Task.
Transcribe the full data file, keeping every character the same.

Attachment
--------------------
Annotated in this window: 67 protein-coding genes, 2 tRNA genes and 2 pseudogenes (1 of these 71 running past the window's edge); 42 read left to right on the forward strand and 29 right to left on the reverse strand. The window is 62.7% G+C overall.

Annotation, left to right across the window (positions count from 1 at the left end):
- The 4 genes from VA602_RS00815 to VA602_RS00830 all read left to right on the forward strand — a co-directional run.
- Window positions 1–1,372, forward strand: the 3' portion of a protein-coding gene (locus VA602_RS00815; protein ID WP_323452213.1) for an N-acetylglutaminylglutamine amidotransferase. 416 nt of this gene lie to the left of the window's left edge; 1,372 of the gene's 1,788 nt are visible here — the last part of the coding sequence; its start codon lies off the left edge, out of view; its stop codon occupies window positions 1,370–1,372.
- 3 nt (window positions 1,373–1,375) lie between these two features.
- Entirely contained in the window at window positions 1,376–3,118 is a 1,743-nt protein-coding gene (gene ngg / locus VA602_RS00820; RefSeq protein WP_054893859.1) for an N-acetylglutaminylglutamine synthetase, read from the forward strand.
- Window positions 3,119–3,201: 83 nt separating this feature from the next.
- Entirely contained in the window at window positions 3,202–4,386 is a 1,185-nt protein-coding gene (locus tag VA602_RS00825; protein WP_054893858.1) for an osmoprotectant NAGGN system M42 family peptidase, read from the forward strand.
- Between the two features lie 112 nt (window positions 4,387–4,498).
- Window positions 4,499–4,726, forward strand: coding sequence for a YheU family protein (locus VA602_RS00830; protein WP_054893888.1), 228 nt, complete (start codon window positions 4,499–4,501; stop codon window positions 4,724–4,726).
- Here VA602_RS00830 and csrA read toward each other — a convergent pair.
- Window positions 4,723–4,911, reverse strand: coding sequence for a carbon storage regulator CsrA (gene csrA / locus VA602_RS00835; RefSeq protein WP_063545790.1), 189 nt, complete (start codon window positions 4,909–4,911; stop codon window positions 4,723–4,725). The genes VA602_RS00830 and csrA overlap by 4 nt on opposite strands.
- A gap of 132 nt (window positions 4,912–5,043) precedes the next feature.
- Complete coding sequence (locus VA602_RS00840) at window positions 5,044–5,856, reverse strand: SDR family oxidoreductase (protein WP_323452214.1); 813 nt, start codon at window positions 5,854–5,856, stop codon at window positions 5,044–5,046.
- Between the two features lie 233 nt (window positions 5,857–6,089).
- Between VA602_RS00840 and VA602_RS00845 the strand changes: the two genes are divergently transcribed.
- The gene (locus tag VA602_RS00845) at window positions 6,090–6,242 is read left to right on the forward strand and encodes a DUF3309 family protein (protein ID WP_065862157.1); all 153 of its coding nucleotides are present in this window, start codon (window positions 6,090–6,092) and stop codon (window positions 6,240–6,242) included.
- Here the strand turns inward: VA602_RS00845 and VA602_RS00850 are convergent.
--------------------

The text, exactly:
Annotated in this window: 67 protein-coding genes, 2 tRNA genes and 2 pseudogenes (1 of these 71 running past the window's edge); 42 read left to right on the forward strand and 29 right to left on the reverse strand. The window is 62.7% G+C overall.

Annotation, left to right across the window (positions count from 1 at the left end):
- The 4 genes from VA602_RS00815 to VA602_RS00830 all read left to right on the forward strand — a co-directional run.
- Window positions 1–1,372, forward strand: the 3' portion of a protein-coding gene (locus VA602_RS00815; protein ID WP_323452213.1) for an N-acetylglutaminylglutamine amidotransferase. 416 nt of this gene lie to the left of the window's left edge; 1,372 of the gene's 1,788 nt are visible here — the last part of the coding sequence; its start codon lies off the left edge, out of view; its stop codon occupies window positions 1,370–1,372.
- 3 nt (window positions 1,373–1,375) lie between these two features.
- Entirely contained in the window at window positions 1,376–3,118 is a 1,743-nt protein-coding gene (gene ngg / locus VA602_RS00820; RefSeq protein WP_054893859.1) for an N-acetylglutaminylglutamine synthetase, read from the forward strand.
- Window positions 3,119–3,201: 83 nt separating this feature from the next.
- Entirely contained in the window at window positions 3,202–4,386 is a 1,185-nt protein-coding gene (locus tag VA602_RS00825; protein WP_054893858.1) for an osmoprotectant NAGGN system M42 family peptidase, read from the forward strand.
- Between the two features lie 112 nt (window positions 4,387–4,498).
- Window positions 4,499–4,726, forward strand: coding sequence for a YheU family protein (locus VA602_RS00830; protein WP_054893888.1), 228 nt, complete (start codon window positions 4,499–4,501; stop codon window positions 4,724–4,726).
- Here VA602_RS00830 and csrA read toward each other — a convergent pair.
- Window positions 4,723–4,911, reverse strand: coding sequence for a carbon storage regulator CsrA (gene csrA / locus VA602_RS00835; RefSeq protein WP_063545790.1), 189 nt, complete (start codon window positions 4,909–4,911; stop codon window positions 4,723–4,725). The genes VA602_RS00830 and csrA overlap by 4 nt on opposite strands.
- A gap of 132 nt (window positions 4,912–5,043) precedes the next feature.
- Complete coding sequence (locus VA602_RS00840) at window positions 5,044–5,856, reverse strand: SDR family oxidoreductase (protein WP_323452214.1); 813 nt, start codon at window positions 5,854–5,856, stop codon at window positions 5,044–5,046.
- Between the two features lie 233 nt (window positions 5,857–6,089).
- Between VA602_RS00840 and VA602_RS00845 the strand changes: the two genes are divergently transcribed.
- The gene (locus tag VA602_RS00845) at window positions 6,090–6,242 is read left to right on the forward strand and encodes a DUF3309 family protein (protein ID WP_065862157.1); all 153 of its coding nucleotides are present in this window, start codon (window positions 6,090–6,092) and stop codon (window positions 6,240–6,242) included.
- Here the strand turns inward: VA602_RS00845 and VA602_RS00850 are convergent.